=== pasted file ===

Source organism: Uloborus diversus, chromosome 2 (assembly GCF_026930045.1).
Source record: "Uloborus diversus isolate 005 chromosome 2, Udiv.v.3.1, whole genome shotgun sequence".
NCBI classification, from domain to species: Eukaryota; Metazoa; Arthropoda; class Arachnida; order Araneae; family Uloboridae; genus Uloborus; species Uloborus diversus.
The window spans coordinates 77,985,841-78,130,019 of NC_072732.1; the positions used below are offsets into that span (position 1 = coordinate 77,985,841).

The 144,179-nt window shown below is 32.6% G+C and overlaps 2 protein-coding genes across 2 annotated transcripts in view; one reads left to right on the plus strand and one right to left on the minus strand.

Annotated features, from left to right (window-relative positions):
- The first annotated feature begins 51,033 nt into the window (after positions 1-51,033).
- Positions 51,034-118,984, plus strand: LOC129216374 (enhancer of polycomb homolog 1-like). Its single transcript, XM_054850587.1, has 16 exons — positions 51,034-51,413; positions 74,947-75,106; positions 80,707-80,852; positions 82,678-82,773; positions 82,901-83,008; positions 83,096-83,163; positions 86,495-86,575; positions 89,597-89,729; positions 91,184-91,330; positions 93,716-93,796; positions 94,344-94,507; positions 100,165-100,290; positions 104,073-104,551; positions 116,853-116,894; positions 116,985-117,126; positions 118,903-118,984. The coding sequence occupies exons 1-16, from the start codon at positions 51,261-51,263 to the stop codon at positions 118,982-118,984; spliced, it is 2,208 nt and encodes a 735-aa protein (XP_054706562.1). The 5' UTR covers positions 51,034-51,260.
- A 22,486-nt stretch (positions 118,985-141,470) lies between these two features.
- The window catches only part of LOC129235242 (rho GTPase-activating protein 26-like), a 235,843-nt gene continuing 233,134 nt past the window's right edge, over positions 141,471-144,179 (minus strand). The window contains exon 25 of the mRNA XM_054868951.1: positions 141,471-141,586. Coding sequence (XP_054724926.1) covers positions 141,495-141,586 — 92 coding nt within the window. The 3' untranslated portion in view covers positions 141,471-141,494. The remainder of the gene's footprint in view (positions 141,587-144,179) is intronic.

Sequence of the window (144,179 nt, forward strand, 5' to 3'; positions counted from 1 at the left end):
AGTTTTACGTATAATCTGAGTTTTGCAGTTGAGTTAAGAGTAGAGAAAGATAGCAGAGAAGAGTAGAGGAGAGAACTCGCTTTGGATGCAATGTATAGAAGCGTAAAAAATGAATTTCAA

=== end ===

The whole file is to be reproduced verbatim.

Source organism: Uloborus diversus, chromosome 2 (assembly GCF_026930045.1).
Source record: "Uloborus diversus isolate 005 chromosome 2, Udiv.v.3.1, whole genome shotgun sequence".
NCBI classification, from domain to species: Eukaryota; Metazoa; Arthropoda; class Arachnida; order Araneae; family Uloboridae; genus Uloborus; species Uloborus diversus.
The window spans coordinates 77,985,841-78,130,019 of NC_072732.1; the positions used below are offsets into that span (position 1 = coordinate 77,985,841).

The 144,179-nt window shown below is 32.6% G+C and overlaps 2 protein-coding genes across 2 annotated transcripts in view; one reads left to right on the plus strand and one right to left on the minus strand.

Annotated features, from left to right (window-relative positions):
- The first annotated feature begins 51,033 nt into the window (after positions 1-51,033).
- Positions 51,034-118,984, plus strand: LOC129216374 (enhancer of polycomb homolog 1-like). Its single transcript, XM_054850587.1, has 16 exons — positions 51,034-51,413; positions 74,947-75,106; positions 80,707-80,852; positions 82,678-82,773; positions 82,901-83,008; positions 83,096-83,163; positions 86,495-86,575; positions 89,597-89,729; positions 91,184-91,330; positions 93,716-93,796; positions 94,344-94,507; positions 100,165-100,290; positions 104,073-104,551; positions 116,853-116,894; positions 116,985-117,126; positions 118,903-118,984. The coding sequence occupies exons 1-16, from the start codon at positions 51,261-51,263 to the stop codon at positions 118,982-118,984; spliced, it is 2,208 nt and encodes a 735-aa protein (XP_054706562.1). The 5' UTR covers positions 51,034-51,260.
- A 22,486-nt stretch (positions 118,985-141,470) lies between these two features.
- The window catches only part of LOC129235242 (rho GTPase-activating protein 26-like), a 235,843-nt gene continuing 233,134 nt past the window's right edge, over positions 141,471-144,179 (minus strand). The window contains exon 25 of the mRNA XM_054868951.1: positions 141,471-141,586. Coding sequence (XP_054724926.1) covers positions 141,495-141,586 — 92 coding nt within the window. The 3' untranslated portion in view covers positions 141,471-141,494. The remainder of the gene's footprint in view (positions 141,587-144,179) is intronic.

Sequence of the window (144,179 nt, forward strand, 5' to 3'; positions counted from 1 at the left end):
AGTTTTACGTATAATCTGAGTTTTGCAGTTGAGTTAAGAGTAGAGAAAGATAGCAGAGAAGAGTAGAGGAGAGAACTCGCTTTGGATGCAATGTATAGAAGCGTAAAAAATGAATTTCAA